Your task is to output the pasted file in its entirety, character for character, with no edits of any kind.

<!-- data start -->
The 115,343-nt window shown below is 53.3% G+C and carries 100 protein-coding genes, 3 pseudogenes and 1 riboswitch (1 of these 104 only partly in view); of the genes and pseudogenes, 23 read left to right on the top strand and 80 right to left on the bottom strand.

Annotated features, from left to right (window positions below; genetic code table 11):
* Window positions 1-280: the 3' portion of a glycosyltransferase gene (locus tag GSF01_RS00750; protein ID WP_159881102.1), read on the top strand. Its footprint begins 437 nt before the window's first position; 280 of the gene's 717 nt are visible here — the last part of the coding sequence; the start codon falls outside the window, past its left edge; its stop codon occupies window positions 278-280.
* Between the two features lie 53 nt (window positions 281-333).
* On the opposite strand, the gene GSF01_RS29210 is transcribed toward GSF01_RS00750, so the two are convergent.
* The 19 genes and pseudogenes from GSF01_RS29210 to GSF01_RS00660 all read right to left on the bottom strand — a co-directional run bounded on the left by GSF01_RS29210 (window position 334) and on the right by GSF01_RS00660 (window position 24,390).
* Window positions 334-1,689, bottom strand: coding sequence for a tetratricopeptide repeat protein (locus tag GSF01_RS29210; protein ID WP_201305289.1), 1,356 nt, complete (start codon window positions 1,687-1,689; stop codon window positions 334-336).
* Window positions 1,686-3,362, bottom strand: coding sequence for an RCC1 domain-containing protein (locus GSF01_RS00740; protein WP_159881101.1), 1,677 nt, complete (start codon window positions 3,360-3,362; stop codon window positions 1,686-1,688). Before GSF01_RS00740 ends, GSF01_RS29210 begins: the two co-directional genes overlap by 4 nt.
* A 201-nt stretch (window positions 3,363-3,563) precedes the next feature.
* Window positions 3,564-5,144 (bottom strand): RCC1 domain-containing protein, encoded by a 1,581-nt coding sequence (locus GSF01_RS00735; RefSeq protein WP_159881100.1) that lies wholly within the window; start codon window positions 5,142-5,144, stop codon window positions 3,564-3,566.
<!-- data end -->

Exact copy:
The 115,343-nt window shown below is 53.3% G+C and carries 100 protein-coding genes, 3 pseudogenes and 1 riboswitch (1 of these 104 only partly in view); of the genes and pseudogenes, 23 read left to right on the top strand and 80 right to left on the bottom strand.

Annotated features, from left to right (window positions below; genetic code table 11):
* Window positions 1-280: the 3' portion of a glycosyltransferase gene (locus tag GSF01_RS00750; protein ID WP_159881102.1), read on the top strand. Its footprint begins 437 nt before the window's first position; 280 of the gene's 717 nt are visible here — the last part of the coding sequence; the start codon falls outside the window, past its left edge; its stop codon occupies window positions 278-280.
* Between the two features lie 53 nt (window positions 281-333).
* On the opposite strand, the gene GSF01_RS29210 is transcribed toward GSF01_RS00750, so the two are convergent.
* The 19 genes and pseudogenes from GSF01_RS29210 to GSF01_RS00660 all read right to left on the bottom strand — a co-directional run bounded on the left by GSF01_RS29210 (window position 334) and on the right by GSF01_RS00660 (window position 24,390).
* Window positions 334-1,689, bottom strand: coding sequence for a tetratricopeptide repeat protein (locus tag GSF01_RS29210; protein ID WP_201305289.1), 1,356 nt, complete (start codon window positions 1,687-1,689; stop codon window positions 334-336).
* Window positions 1,686-3,362, bottom strand: coding sequence for an RCC1 domain-containing protein (locus GSF01_RS00740; protein WP_159881101.1), 1,677 nt, complete (start codon window positions 3,360-3,362; stop codon window positions 1,686-1,688). Before GSF01_RS00740 ends, GSF01_RS29210 begins: the two co-directional genes overlap by 4 nt.
* A 201-nt stretch (window positions 3,363-3,563) precedes the next feature.
* Window positions 3,564-5,144 (bottom strand): RCC1 domain-containing protein, encoded by a 1,581-nt coding sequence (locus GSF01_RS00735; RefSeq protein WP_159881100.1) that lies wholly within the window; start codon window positions 5,142-5,144, stop codon window positions 3,564-3,566.